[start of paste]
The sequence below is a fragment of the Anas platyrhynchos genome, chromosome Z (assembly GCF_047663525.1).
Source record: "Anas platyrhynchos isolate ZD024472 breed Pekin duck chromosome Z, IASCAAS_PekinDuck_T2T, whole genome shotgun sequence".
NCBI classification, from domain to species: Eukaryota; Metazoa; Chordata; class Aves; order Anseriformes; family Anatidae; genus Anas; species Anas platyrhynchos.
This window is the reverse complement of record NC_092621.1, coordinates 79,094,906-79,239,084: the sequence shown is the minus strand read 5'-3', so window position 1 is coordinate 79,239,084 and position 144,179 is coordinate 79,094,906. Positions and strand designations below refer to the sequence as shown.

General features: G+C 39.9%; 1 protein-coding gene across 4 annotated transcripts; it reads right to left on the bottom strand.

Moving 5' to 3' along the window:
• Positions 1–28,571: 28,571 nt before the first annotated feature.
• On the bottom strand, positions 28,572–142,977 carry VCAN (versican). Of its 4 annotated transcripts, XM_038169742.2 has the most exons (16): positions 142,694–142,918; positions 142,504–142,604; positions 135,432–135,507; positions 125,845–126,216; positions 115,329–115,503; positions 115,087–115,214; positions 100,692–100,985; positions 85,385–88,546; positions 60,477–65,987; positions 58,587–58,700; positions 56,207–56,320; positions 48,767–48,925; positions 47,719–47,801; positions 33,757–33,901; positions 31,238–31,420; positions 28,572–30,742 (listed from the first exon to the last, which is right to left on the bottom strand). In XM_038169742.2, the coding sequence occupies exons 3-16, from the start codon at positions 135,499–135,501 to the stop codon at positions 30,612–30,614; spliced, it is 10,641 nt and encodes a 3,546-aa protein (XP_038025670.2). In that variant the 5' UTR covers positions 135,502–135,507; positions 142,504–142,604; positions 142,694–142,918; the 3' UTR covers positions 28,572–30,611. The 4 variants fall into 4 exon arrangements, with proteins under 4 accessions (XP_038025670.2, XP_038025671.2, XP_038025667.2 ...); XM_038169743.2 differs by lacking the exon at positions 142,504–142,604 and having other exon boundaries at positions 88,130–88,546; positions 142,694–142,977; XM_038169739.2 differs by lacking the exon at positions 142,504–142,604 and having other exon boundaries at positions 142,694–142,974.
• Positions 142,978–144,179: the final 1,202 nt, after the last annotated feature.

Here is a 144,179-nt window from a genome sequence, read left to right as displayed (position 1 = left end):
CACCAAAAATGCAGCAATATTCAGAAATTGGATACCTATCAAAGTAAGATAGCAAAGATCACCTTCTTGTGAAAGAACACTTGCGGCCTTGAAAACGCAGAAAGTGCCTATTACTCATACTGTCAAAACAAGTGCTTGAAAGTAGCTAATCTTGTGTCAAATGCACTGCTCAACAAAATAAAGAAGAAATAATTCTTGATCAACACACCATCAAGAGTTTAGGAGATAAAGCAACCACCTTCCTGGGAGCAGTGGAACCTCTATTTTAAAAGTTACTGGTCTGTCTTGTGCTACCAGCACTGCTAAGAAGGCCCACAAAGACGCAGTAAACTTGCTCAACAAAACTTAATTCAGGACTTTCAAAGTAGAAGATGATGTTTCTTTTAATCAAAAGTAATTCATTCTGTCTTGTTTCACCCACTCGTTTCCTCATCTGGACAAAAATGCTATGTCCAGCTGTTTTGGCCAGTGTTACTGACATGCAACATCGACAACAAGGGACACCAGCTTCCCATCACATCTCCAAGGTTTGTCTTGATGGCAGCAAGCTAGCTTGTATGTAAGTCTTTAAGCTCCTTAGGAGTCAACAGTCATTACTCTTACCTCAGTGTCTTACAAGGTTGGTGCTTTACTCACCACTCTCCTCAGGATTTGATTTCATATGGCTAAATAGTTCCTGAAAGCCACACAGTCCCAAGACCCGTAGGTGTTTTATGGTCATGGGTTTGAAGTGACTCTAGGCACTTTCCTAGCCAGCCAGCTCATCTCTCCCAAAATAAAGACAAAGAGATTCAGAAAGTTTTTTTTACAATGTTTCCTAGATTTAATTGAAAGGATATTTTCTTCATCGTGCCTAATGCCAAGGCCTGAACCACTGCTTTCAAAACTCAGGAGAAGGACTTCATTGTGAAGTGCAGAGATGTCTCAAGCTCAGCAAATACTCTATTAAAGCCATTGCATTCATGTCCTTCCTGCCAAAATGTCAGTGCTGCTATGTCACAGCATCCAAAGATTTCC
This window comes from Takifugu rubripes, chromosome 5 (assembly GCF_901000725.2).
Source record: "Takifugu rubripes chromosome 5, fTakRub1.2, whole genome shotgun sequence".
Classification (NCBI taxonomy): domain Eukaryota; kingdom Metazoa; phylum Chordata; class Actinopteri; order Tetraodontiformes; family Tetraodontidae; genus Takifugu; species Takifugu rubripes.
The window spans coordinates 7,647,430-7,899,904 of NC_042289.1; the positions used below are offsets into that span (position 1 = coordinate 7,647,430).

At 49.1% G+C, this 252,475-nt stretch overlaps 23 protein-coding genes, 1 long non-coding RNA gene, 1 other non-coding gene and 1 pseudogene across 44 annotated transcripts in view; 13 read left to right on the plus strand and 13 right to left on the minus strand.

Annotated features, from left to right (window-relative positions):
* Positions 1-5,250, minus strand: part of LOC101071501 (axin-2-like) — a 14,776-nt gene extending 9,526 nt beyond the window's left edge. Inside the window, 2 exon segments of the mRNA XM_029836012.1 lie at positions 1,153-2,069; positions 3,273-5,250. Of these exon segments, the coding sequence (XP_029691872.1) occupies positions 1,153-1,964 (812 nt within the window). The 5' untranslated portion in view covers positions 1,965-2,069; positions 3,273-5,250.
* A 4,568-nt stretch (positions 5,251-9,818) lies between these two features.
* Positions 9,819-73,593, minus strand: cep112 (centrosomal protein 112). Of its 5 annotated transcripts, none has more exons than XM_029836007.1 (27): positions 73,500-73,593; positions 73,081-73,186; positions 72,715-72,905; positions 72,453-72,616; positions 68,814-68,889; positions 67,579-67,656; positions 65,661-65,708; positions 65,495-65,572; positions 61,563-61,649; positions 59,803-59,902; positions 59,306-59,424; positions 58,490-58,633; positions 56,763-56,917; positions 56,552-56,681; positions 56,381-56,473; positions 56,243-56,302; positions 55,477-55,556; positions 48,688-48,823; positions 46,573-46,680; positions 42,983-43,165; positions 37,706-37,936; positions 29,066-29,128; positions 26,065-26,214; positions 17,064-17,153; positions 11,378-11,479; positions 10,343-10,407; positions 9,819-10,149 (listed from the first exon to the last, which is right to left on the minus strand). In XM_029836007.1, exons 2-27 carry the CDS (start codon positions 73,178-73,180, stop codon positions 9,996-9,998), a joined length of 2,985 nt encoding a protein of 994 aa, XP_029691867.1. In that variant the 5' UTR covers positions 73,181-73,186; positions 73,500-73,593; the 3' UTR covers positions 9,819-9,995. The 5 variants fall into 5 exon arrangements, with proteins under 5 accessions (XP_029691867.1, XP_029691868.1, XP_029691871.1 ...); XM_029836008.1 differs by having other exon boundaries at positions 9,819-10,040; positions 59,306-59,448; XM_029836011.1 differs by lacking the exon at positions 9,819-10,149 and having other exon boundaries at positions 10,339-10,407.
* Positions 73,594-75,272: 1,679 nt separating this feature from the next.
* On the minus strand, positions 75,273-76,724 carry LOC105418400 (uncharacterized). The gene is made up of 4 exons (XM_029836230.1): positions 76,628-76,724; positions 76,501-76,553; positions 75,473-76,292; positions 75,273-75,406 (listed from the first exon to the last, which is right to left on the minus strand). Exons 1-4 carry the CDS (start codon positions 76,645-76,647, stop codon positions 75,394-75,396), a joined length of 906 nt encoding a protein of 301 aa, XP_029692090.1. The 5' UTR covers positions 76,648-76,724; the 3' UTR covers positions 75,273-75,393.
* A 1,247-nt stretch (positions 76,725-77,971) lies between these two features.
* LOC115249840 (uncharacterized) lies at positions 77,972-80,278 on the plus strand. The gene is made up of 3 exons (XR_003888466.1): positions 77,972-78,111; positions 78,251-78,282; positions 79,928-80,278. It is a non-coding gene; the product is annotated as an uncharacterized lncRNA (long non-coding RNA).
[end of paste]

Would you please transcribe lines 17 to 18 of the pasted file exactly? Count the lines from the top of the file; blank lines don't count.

Annotated features, from left to right (window-relative positions):
* Positions 1-5,250, minus strand: part of LOC101071501 (axin-2-like) — a 14,776-nt gene extending 9,526 nt beyond the window's left edge. Inside the window, 2 exon segments of the mRNA XM_029836012.1 lie at positions 1,153-2,069; positions 3,273-5,250. Of these exon segments, the coding sequence (XP_029691872.1) occupies positions 1,153-1,964 (812 nt within the window). The 5' untranslated portion in view covers positions 1,965-2,069; positions 3,273-5,250.